The law, which was signed in 2010, has faced mixed reviews since its inception, from both politicians and the public.
The public never seemed to learn the nitty-gritty of the law, according to Karen Pollitz, a senior fellow at Kaiser.
"People don't really know that much about the law and how it works, and their understanding is shaped by stuff they pick up here or there on the news or social media," Pollitz said. "This has been a problem all along with the Affordable Care Act that our tracking polls have just, sadly, documented year after year."
All the buzz about a possible repeal under President Trump, said Pollitz, has raised even more questions.
To help understand Obamacare today, here are answers to seven common questions.
Will Obamacare be repealed?
Both President-elect Donald Trump and Senate Majority Leader Mitch McConnell have said that repealing and replacing Obamacare is a legislative priority.
In an interview with CBS's "60 Minutes" after the election, Trump repeated his intention to replace the ACA.
"We're going to repeal it and replace it," he said. Though he said his new plan would offer "great health care for much less money," he did not outline a replacement plan.
Yet, after his 90-minute meeting with President Obama in the Oval Office on Thursday, Trump seemed to be reconsidering this policy, based on remarks he made to The Wall Street Journal
"Either Obamacare will be amended, or repealed and replaced," he said, adding that he told Obama he "will look at his suggestions, and out of respect, I will do that."
The GOP-led House of Representatives has voted to repeal Obamacare multiple times, so most observers
believe it will probably do so again.
Despite the firmly stated intentions of Trump and the Republican Party, pulling the plug on Obamacare is "unlikely," given a probable filibuster by Senate Democrats, Michael Sparer of the Mailman School of Public Health at Columbia University wrote in an article in the New England Journal of Medicine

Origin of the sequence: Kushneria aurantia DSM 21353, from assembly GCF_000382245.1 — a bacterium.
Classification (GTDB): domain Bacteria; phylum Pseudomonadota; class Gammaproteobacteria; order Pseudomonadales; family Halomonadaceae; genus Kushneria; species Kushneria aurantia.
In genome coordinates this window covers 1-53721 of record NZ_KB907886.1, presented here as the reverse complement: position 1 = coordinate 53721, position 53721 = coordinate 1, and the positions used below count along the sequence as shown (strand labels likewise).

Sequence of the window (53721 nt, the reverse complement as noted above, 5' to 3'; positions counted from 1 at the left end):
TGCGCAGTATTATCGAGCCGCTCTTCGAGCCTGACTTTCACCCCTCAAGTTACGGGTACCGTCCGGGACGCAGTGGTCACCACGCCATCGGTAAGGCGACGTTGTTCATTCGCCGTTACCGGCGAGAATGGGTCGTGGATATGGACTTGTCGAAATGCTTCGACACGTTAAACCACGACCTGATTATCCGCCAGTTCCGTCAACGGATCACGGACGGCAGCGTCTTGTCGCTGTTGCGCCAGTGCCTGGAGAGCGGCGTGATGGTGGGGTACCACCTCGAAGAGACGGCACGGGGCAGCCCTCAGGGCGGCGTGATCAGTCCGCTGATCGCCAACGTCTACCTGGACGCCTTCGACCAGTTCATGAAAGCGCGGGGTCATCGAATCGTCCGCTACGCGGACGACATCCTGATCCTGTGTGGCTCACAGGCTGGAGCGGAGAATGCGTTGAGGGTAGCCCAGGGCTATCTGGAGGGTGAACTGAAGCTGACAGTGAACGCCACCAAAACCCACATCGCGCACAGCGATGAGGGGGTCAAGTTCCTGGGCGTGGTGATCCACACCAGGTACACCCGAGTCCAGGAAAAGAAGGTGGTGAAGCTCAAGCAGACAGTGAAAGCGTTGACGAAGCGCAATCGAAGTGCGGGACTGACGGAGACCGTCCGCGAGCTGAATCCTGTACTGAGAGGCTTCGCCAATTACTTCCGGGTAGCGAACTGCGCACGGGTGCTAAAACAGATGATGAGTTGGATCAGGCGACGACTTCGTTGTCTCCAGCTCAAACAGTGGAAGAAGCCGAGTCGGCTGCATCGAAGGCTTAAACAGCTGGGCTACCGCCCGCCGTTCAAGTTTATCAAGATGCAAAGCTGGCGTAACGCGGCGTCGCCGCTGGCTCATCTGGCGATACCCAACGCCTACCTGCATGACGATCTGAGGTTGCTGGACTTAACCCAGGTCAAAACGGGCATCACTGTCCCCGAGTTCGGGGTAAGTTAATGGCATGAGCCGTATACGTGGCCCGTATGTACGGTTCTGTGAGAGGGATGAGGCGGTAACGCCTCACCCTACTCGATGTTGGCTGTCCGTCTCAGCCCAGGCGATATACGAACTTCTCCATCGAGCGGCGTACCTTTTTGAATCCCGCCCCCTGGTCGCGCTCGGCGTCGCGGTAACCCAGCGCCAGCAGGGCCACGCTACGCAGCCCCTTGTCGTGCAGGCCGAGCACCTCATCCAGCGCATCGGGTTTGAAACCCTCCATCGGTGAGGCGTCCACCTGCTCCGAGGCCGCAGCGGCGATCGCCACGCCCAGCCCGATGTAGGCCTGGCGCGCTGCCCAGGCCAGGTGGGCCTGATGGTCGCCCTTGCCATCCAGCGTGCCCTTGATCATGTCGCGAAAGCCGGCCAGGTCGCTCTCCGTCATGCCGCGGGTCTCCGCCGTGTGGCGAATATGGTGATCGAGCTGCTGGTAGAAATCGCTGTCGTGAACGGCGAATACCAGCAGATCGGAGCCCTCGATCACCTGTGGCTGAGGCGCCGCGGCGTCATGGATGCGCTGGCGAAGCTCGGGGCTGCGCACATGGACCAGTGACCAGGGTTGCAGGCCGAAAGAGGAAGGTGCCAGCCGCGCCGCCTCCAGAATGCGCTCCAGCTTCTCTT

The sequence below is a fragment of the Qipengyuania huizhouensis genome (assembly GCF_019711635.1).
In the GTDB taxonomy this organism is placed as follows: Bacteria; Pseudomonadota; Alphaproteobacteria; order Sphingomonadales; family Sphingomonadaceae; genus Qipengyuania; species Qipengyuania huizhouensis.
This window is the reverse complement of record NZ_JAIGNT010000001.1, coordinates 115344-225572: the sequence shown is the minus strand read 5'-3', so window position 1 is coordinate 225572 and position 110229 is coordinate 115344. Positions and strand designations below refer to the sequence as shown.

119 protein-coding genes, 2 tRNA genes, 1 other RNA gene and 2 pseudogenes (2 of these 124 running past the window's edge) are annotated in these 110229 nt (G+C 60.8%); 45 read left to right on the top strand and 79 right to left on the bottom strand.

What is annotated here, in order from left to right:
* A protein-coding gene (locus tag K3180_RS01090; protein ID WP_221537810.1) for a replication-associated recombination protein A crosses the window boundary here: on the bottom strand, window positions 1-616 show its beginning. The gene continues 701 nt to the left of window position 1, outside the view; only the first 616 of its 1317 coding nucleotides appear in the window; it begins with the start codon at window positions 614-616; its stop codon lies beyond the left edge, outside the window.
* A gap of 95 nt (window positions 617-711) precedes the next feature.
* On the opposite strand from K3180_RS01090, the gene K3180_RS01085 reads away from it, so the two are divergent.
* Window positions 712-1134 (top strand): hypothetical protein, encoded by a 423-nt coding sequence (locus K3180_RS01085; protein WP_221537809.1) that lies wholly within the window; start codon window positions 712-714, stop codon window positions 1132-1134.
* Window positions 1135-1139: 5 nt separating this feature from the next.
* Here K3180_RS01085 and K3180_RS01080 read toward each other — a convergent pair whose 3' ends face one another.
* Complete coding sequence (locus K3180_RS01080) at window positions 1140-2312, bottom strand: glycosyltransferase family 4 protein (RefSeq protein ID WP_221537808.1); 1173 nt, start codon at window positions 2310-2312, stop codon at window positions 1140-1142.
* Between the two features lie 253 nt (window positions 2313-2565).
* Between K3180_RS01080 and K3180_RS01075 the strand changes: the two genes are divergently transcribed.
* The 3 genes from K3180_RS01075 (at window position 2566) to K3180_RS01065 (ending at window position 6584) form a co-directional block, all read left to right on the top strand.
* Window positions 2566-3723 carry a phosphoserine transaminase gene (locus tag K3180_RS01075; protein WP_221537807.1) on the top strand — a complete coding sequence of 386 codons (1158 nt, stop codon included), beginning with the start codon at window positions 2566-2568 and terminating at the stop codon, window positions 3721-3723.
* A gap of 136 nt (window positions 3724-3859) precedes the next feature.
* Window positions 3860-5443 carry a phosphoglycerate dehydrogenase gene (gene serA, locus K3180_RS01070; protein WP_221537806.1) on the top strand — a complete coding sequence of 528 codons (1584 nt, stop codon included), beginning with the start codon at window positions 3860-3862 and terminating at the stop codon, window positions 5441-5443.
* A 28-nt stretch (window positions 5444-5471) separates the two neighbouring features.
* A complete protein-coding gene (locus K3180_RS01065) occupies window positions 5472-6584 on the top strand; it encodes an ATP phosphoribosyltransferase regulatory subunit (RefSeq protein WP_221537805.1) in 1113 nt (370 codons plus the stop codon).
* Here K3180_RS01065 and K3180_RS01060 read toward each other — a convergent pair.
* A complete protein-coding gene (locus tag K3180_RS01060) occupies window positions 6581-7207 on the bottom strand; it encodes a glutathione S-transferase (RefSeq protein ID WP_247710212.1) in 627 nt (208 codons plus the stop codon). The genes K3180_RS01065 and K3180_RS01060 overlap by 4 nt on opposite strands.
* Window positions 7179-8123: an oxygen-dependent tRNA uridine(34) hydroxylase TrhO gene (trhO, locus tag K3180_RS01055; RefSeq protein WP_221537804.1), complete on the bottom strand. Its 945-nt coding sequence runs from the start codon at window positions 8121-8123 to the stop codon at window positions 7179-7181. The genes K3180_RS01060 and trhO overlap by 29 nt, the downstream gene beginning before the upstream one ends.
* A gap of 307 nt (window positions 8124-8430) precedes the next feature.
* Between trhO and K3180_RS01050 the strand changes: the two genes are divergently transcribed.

Sparer believes Obamacare will undergo major changes, with Republicans repealing significant portions of the law through the budget reconciliation process, which cannot be filibustered. He notes, though, that all of Obamacare cannot be repealed that way.
What would replace Obamacare?
This is not entirely clear, though Trump has outlined some of his intentions on his website
and along the campaign trail. According to the plan, Obamacare will be replaced with tax-free health savings accounts. Account funds will be available for use by any family member and can accumulate over time and can be transferred, tax-free, to all heirs.
Trump's website also indicates that he hopes to create a "dynamic market" by allowing insurers to sell policies across state lines. Those who buy insurance in this market would deduct their premiums on their tax returns.
Under Trump, Medicaid would be managed and administered by individual states and funded by block grants: a fixed amount of federal money. Trump's website also indicates that he will work with states to establish high-risk pools to ensure access to coverage for people who want it, including those who have not maintained continuous coverage.
Trump's website notes that he hopes to increase price transparency for health care services and to allow consumers to import drugs from overseas.
It also says the individual mandate must be eliminated: "No person should be required to buy insurance unless he or she wants to."
"Everybody's got to be covered," he said in a "60 Minutes" interview last year
. "I am going to take care of everybody. I don't care if it costs me votes or not. Everybody's going to be taken care of much better than they're taken care of now."
What happens to people with pre-existing conditions?
Obamacare prevents insurance companies from denying coverage to people with pre-existing conditions, such as cancer, or charging people higher or lower fees based on their health status.
At CNN's GOP debate in February